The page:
From Science Daily:

Johns Hopkins Bloomberg School of Public Health researchers have found that increases in unemployment in California during the Great Recession were associated with an increased risk for weight gain among the state’s 1.7 million public school students, suggesting that economic troubles could have long-term health consequences for children.

The researchers, publishing online June 1 in the Journal of Epidemiology and Community Health, say that for every one percentage point increase in county-level unemployment between the years of 2008 and 2012, the school children had a four percent increased risk of becoming overweight. The average change in unemployment over the time period was 5.4 percentage points, putting the increased risk that a child would become overweight at 21 percent.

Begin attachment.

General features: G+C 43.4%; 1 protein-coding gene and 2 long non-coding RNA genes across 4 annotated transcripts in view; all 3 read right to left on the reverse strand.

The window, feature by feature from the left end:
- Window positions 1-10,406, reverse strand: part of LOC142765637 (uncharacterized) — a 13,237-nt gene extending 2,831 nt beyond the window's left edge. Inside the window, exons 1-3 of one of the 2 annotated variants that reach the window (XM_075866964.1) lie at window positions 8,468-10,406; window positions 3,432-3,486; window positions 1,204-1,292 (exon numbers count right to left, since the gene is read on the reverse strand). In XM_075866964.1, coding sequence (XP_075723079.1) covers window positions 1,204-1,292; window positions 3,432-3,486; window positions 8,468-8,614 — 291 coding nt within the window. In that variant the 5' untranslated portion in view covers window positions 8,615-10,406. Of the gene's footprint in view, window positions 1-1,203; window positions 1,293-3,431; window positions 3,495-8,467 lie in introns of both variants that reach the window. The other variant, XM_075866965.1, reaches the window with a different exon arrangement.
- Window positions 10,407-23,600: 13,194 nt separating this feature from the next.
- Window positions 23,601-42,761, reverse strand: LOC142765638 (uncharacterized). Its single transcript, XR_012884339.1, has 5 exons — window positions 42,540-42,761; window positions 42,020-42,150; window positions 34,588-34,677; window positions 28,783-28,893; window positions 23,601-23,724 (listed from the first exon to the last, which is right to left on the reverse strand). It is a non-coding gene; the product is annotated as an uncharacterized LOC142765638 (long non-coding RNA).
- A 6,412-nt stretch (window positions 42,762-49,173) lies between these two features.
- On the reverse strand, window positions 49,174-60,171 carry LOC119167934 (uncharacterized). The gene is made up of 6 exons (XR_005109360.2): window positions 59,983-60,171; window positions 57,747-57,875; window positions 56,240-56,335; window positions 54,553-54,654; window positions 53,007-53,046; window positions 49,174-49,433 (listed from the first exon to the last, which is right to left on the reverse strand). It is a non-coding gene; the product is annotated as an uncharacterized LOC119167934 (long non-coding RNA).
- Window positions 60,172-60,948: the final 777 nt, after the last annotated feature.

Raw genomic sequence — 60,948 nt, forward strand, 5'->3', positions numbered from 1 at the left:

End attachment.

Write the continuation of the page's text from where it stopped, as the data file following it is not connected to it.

Prior research has shown that even small changes in weight – between five and 10 percent – in children and adolescents can increase the risk of developing chronic diseases in the future.

“This study tells a dramatic story about the negative and lasting health effects of an economic shock like the Great Recession, effects that have not been fully understood,” says study leader Vanessa M. Oddo, MPH, a PhD candidate in human nutrition at the Bloomberg School. “Childhood obesity is one of the biggest public health concerns of our time. And since it’s not easy to lose weight once it is gained, this period of economic hardship could have consequences that last long into adulthood.”

For the study, Oddo and her colleagues analyzed data from the California Department of Education, which collected…

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